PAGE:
Archive for October, 2008

Consuming Cyberspace

October 20th, 2008 by Bryan Dormaier

We would like to highlight this article about some folks involved in Compassion Connect, a ministry program in Portland that is helping to mobilize area churches to serve their community.  Also if you live in the Portland area, be sure to go to the Compassion Connect website to find out about the Home For the Holidays program.

Blog Links

October 17th, 2008 by Kelsi Johns

The link to the Wall Street Journal article, “The Mystery Worshipper”, which quotes Metzger, is proving to be helpful in exploring issues raised in Consuming Jesus.  As a result we decided to post links to other discussions related to the book.  There will be more links to come.’s Review of Consuming Jesus
Inhabitatio Dei Review of Consuming Jesus
Internet Monk’s Review of Consuming Jesus 

Introducing a New Section

October 16th, 2008 by Bryan Dormaier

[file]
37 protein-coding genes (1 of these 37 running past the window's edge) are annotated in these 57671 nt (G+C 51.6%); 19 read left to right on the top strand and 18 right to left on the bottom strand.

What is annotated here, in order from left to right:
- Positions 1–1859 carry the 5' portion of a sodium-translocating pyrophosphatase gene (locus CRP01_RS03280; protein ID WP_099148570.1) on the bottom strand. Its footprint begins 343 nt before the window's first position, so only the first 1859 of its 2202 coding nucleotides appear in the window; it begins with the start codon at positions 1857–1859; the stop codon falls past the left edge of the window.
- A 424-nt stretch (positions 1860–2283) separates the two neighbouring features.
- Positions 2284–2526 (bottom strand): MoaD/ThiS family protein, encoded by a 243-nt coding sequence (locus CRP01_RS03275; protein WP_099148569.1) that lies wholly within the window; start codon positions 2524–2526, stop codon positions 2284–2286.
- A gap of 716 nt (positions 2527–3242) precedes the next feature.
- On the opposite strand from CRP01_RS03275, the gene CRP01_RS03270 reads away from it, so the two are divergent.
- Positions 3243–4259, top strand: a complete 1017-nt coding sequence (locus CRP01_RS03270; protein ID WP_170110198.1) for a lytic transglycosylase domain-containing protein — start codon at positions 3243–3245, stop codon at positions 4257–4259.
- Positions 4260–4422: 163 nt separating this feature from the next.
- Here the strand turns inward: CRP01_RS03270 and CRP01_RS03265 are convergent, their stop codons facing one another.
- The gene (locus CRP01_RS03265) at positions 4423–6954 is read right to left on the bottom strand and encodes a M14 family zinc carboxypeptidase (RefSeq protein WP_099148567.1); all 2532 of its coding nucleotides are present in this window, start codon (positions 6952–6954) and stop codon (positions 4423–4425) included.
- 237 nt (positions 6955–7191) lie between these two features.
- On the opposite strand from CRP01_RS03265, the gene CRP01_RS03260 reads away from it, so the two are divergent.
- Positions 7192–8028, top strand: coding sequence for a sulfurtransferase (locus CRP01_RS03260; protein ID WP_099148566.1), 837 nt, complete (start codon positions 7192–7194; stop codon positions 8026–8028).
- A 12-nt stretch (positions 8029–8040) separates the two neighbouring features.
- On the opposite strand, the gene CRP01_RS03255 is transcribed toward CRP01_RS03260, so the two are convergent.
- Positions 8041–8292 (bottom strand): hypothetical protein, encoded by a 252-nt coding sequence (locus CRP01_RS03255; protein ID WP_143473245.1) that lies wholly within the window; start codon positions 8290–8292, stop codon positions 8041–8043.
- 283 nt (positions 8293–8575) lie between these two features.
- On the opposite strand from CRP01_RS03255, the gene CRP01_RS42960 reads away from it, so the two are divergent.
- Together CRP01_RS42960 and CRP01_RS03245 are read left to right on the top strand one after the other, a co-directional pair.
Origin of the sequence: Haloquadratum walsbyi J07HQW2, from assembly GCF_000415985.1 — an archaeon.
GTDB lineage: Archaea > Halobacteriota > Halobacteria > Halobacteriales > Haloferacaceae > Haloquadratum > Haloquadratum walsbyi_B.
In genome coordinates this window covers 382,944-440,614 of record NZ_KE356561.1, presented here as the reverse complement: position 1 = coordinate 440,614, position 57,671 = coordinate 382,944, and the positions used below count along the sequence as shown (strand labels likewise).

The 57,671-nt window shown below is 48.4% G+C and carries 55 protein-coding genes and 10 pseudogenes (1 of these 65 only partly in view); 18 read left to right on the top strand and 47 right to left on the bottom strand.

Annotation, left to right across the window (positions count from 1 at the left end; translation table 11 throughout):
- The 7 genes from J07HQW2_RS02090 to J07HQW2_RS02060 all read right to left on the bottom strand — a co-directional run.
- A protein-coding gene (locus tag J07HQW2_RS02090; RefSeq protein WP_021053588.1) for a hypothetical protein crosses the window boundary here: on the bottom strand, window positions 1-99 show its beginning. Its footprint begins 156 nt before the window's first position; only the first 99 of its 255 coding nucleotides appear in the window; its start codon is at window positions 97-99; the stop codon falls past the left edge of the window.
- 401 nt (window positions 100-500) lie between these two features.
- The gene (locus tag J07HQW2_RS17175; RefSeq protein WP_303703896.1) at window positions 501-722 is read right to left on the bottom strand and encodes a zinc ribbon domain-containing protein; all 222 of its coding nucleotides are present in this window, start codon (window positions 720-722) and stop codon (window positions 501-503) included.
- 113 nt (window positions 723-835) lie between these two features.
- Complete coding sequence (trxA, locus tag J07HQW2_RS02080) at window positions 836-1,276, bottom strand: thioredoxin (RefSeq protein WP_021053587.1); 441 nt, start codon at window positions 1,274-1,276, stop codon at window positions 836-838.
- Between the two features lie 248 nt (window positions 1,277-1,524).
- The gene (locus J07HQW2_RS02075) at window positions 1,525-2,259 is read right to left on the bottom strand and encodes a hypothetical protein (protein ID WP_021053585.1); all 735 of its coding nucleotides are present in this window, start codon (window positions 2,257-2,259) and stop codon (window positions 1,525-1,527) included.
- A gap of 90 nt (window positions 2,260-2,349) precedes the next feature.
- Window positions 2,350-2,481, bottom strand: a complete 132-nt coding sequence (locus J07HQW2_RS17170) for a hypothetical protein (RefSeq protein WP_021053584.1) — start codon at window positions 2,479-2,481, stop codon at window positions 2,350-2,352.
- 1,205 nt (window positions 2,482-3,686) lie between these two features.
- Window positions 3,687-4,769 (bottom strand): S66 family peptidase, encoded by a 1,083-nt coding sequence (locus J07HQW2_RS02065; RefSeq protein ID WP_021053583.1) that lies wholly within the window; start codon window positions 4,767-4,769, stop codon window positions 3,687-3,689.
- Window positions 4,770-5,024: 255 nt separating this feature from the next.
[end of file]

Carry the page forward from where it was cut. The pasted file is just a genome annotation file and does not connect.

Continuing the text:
We are adding a new section to the Consuming Jesus blog.  This section is titled Consuming Cyberspace, which will serve to draw attention to online articles and other blogs’ entries related to the themes discussed in Consuming Jesus.  Check out our link to a recently posted article on “mystery worshippers” and don’t miss Dr. Metzger’s quote at the end of the article.

I’d rather be shopping

October 14th, 2008 by Kelsi Johns

The Wall Street Journal published an article on October 10th about secret shoppers– for churches– entitled “The Mystery Worshipper.”  Metzger is quoted in the article, and it’s a sobering account of how churches are rated for quality and comfort through the lens of a church shopper.  Check it out here.  What is your reaction to this article? Some questions to consider:  

  • What message do you think the secret shopper model communicates about the ultimate goal and purpose of the church?  
  • Is this message biblical? 
  • Do you think church-goers should be approached as religious consumers in order to grow congregations? 
  • Can the two concerns of consumer comfort and preaching the gospel co-exist, or will one ultimately drive out the other? 
  • Do you think approaching the church as a provider of religious commodities proves to confuse the message of Christ rather than clarify it? 

Please share your thoughts.   Below are some links to other blogs that have also covered this article: